So what does it mean to do away with the false fronts and instead focus on having a strong house? Well, God made you just the way He wanted you, and He has given you a particular set of skills and gifts that He wants you to build on. Each moment you spend investing in what He’s given you, you’re investing in a strong and solid structure rather than just the pretty front. When you focus on improving your talents, you’re fortifying your house. When you read the Word and find ways to apply it to your life, you’re fortifying your house. When you make solid decisions based on what you know is right, you’re fortifying your house. When you help others, when you reach out to someone in love, when you stand up for what you believe in, you’re fortifying your house. When you spend time with Jesus and ask Him to help you manifest His qualities, you’re strengthening your house. One remodel at a time, one decision at a time, you’re fortifying your house.
In Psalm 139:14 King David praises God that we are “fearfully and wonderfully made.”(1) The New Living Translation puts it this way, “Thank you for making me so wonderfully complex! Your workmanship is marvelous!” That means that we were made to be awesome. It means that God did a great job the first time around. It doesn’t say “fearfully and wonderfully made if you change your hair style,” or “if you talk differently,” or “if you can get into that group of friends.”
Sure, it’s important to take care of yourself and your appearance. It’s important to be well groomed and well dressed. The fact of the matter is, nine times out of ten, people will judge you based on your appearance, so you can’t neglect it. But the point I’m making is that there’s more to life than appearance. While we need to groom our outer person, we also need to invest time grooming our inner person. Jesus once told the Pharisees, “You are like whitewashed tombs, which look beautiful on the outside but on the inside are full of dead men’s bones and everything unclean.”(2) That’s quite a gruesome picture, huh? But the point He was making was that it wasn’t enough to look good on the outside, whether in appearances or in actions. The inside man had to be clean and beautiful as well.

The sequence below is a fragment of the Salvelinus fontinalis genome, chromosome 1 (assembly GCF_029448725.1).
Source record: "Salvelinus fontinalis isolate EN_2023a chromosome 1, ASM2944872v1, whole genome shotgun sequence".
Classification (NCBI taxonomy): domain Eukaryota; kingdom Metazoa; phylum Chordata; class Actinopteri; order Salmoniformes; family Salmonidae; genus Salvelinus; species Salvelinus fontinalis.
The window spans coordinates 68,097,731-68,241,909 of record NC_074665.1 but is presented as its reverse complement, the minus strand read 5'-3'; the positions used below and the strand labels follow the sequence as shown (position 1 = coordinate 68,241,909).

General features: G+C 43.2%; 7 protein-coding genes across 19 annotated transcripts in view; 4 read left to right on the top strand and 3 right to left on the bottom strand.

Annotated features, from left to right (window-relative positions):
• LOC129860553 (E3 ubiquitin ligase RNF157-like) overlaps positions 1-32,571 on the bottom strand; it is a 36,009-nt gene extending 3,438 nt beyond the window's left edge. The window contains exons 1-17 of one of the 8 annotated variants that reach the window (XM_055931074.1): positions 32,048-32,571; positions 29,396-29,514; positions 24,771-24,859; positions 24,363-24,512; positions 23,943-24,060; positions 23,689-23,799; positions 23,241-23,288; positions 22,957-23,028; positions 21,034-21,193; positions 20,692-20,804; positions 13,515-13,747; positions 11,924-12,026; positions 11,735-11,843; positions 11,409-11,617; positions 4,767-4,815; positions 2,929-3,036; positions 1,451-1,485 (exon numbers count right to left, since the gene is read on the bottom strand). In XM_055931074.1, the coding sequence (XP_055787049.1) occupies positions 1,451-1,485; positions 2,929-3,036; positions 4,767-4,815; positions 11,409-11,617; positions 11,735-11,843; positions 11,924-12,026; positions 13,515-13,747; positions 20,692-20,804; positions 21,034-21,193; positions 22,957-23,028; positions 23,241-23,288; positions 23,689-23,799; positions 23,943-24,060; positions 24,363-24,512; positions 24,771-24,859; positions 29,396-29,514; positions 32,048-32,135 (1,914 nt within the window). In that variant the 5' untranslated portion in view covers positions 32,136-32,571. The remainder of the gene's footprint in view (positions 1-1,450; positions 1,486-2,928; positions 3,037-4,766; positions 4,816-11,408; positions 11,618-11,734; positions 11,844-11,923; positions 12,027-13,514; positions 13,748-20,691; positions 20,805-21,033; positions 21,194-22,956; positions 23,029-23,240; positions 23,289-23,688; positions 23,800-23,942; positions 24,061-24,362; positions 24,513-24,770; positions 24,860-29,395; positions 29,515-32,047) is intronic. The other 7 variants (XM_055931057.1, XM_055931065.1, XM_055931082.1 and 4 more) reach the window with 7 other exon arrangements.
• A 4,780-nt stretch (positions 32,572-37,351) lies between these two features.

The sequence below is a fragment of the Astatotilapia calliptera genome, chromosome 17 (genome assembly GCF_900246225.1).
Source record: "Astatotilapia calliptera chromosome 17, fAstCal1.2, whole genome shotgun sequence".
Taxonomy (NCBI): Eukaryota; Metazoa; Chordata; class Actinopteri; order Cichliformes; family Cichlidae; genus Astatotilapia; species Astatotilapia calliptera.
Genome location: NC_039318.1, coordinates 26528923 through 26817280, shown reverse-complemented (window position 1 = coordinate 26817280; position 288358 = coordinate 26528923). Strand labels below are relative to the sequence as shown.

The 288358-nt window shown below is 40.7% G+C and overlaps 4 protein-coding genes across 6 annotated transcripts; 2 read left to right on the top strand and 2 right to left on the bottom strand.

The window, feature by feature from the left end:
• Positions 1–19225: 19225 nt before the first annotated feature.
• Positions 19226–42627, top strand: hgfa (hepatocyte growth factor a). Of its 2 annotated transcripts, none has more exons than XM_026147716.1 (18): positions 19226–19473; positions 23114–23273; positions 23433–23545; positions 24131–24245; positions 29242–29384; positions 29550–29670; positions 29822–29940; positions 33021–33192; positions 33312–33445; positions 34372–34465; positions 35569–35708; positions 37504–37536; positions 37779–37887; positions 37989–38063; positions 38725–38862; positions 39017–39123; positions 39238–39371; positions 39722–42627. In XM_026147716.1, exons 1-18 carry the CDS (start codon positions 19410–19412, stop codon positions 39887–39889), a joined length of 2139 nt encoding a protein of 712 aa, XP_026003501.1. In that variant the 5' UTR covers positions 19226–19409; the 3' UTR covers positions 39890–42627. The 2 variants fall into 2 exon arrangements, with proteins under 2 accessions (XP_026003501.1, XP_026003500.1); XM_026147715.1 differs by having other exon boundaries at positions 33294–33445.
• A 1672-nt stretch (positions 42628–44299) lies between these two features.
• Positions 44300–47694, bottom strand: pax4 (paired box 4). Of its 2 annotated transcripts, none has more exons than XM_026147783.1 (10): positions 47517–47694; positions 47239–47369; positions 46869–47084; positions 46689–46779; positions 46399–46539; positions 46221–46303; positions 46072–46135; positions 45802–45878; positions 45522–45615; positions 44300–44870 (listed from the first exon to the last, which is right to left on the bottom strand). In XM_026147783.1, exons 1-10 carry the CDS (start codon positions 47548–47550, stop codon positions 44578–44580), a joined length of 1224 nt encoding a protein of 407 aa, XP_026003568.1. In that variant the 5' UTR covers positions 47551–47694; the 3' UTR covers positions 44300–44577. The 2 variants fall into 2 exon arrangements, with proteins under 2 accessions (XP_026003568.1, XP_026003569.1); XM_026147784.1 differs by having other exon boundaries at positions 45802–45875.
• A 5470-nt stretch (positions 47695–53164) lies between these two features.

The question we probably all need to ask ourselves is, “How do I look on the inside?”
In order to discover that, you may need to ask yourself some more questions, like, “What are my values; what are those things that are important to me, and do I uphold them and try to live by them?” Things like standing up for the underdog, or not gossiping about others or ridiculing them, or taking time to pray for yourself and others, etc. Another question might be, “What are my main topics of conversation?”—Because what is in your heart is what you’re apt to talk about. Or, “When was the last time I invested time in someone else?” Or, “When was the last time I spent time with Jesus and asked Him to change an aspect of my nature to make it more like His?”
What do you think would happen if we all dropped our false fronts? What would happen if we quit worrying so much about “looking” good and instead focused on doing good? What would happen if each one of us decided to be just the person God created us to be? What if we stood up and decided to be an absolutely first-rate version of ourselves, and quit worrying about trying to be like anyone else?
When life throws difficulties and curveballs your way, what are you going to be left with? Are your false fronts going to be torn away, exposing a sad, hollow shell? Or is your house going to stand strong, facing up to any wind and rain because you know you’ve built well?
I want to challenge you to put the materials God’s given you to use to create a house that is not only beautiful on the outside, but strong, and solid, and clean on the inside as well.
1 King James Version
2 Matthew 23:27 (NIV)
Read by Amber Larriva. Music by sindustry(CC). Copyright © 2011 by The Family International